Imbert: Has the casino industry made promises to UNC? - Trinidad and Tobago Newsday

Saturday 16th May 2020

FINANCE Minister Colm Imbert has questioned why the Opposition has declined to support gambling legislation despite crafting the legislation and creating regulations.

He was piloting a motion in the House to adopt the report of the Joint Select Committee on the Gambling (Gaming and Betting) Control Bill 2016. In a vote on the motion all 14 Opposition members abstained and it therefore fell short of the required three fifths majority for adoption.

Imbert in his contribution said every time Government tried to pass legislation the Opposition gave very spurious and trivial objections.

"Why? Why? Could it be that they are being lobbied? Could it be that promises are being made by these people to the members opposite? What is it? What is the reason? Why is it you don't want to end the exploitation of these workers in casinos, a lot of them are single mothers?"

He also said the workers had no freedom of association or ability to join a union.

Imbert said there have been attempts to regulate the industry since 1999 and the previous UNC administration allowed legislation to lapse three times. He said the Gambling (Gaming and Betting) Control Bill was introduced in May 2015 but upon the dissolution of Parliament in 2015 for election it was allowed to lapse.

Imbert stressed that the July 2016 bill brought this administration was identical to the UNC bill of 2015.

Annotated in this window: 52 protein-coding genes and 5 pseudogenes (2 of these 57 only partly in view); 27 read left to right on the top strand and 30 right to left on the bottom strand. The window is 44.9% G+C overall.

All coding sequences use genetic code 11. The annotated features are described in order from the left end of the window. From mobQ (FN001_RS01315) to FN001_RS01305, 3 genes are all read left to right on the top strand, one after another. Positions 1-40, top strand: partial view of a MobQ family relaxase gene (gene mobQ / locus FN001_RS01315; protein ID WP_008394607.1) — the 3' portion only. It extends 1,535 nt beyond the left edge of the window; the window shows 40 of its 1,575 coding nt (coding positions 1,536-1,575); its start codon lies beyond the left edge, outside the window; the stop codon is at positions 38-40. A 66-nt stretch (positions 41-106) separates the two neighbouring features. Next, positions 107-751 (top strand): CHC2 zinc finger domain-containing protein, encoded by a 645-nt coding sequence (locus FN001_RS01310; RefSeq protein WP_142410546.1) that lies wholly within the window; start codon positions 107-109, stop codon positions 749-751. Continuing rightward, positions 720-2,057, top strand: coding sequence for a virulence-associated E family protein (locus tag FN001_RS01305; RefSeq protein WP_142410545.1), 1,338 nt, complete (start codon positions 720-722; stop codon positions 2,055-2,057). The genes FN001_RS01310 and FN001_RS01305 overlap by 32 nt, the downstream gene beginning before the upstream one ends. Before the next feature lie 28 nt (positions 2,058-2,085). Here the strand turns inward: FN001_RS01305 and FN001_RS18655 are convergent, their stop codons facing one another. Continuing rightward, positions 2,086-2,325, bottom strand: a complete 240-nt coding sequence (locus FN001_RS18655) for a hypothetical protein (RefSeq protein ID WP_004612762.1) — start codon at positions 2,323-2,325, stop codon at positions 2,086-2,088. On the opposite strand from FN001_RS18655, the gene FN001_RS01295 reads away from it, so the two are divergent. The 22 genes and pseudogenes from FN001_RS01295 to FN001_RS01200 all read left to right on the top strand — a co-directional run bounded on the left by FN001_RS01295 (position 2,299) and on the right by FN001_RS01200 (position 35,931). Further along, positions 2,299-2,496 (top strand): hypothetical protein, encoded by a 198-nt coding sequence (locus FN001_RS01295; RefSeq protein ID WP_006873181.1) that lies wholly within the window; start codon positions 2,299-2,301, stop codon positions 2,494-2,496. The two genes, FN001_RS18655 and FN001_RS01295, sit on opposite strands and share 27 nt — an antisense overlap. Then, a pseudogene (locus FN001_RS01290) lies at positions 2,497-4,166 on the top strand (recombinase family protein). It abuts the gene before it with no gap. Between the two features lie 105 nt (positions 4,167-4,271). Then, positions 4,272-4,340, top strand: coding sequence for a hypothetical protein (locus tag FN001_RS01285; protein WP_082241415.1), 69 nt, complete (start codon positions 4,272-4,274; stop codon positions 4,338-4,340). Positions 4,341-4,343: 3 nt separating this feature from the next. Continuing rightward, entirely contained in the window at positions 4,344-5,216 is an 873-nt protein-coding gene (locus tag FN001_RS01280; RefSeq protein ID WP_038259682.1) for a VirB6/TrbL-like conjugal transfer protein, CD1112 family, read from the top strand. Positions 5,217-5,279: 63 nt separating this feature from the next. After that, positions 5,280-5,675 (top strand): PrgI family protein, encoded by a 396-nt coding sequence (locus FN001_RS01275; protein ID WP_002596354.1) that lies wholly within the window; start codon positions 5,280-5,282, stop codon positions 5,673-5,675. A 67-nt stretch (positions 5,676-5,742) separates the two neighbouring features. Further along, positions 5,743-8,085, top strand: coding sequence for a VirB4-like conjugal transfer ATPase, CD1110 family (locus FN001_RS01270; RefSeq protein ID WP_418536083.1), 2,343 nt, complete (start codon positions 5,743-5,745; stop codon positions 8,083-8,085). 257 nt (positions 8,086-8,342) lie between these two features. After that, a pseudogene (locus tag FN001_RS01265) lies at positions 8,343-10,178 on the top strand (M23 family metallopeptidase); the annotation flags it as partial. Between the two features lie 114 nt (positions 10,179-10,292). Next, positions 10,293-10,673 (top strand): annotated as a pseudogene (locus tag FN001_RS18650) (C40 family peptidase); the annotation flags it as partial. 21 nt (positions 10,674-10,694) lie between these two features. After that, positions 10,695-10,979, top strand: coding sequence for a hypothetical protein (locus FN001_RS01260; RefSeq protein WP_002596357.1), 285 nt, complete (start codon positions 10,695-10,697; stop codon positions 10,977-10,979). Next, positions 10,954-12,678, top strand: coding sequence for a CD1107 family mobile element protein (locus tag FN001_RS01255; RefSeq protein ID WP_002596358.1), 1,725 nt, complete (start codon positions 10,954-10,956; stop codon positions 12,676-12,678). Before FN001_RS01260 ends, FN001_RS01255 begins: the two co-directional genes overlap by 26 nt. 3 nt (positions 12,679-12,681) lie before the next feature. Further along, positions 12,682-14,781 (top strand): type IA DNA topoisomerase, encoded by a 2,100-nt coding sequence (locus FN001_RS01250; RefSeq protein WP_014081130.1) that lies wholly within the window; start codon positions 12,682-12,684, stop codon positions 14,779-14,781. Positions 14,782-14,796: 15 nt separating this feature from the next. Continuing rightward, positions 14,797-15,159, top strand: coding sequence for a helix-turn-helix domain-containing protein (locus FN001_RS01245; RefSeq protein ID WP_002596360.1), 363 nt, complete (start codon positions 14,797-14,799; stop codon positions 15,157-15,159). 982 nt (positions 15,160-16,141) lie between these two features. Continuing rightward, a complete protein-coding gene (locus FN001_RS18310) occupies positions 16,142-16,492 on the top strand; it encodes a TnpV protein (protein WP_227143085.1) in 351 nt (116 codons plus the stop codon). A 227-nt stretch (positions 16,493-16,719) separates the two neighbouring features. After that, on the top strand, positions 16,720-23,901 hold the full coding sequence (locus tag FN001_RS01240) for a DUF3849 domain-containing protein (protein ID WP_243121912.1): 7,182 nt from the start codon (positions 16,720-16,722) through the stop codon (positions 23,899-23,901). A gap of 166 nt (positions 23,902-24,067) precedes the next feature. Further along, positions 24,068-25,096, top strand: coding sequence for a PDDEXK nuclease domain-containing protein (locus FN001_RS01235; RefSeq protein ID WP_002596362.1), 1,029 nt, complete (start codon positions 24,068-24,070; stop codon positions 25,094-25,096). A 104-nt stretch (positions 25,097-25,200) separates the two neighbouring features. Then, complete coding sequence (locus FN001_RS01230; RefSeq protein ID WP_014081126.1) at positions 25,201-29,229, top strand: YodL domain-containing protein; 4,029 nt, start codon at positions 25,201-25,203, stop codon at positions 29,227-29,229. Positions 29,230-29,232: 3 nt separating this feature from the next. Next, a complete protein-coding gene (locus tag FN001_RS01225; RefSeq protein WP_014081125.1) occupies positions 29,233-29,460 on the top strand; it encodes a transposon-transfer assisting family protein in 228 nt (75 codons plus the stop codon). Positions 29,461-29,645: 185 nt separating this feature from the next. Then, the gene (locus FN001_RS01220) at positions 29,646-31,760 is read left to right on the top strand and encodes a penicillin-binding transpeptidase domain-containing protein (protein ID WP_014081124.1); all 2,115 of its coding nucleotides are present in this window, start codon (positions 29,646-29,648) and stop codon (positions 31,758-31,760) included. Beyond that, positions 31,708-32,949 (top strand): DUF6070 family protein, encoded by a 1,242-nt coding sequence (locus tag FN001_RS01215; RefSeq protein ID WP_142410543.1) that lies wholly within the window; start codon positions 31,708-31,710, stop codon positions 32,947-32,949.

"We did not change a semicolon."

He said the bill was examined by a committee for three years and there were a number of debates on it. He reported that regulations were approved by the UNC government and Cabinet before the election despite Oropouche East MP Dr Roodal Moonilal giving a "long song and dance" about where the regulations came from.

He claimed that a number of people in the local casino industry who were associated with illegal activities.

"We all know this. We cannot close our eyes and pretend it's not so."

He said the industry generated $16 billion in sales but pays a fraction of that in tax.

"A serious leakage of revenue for the country."

He also claimed many of the owners were foreigners who export US dollars through the black market.

He said TT was the only country in the world with an unregulated casino industry and there were issues of children being exposed to gambling and money laundering. He also said banks were refusing to deal with casinos or allow them to open accounts because they do not meet the test when it comes to money laundering.

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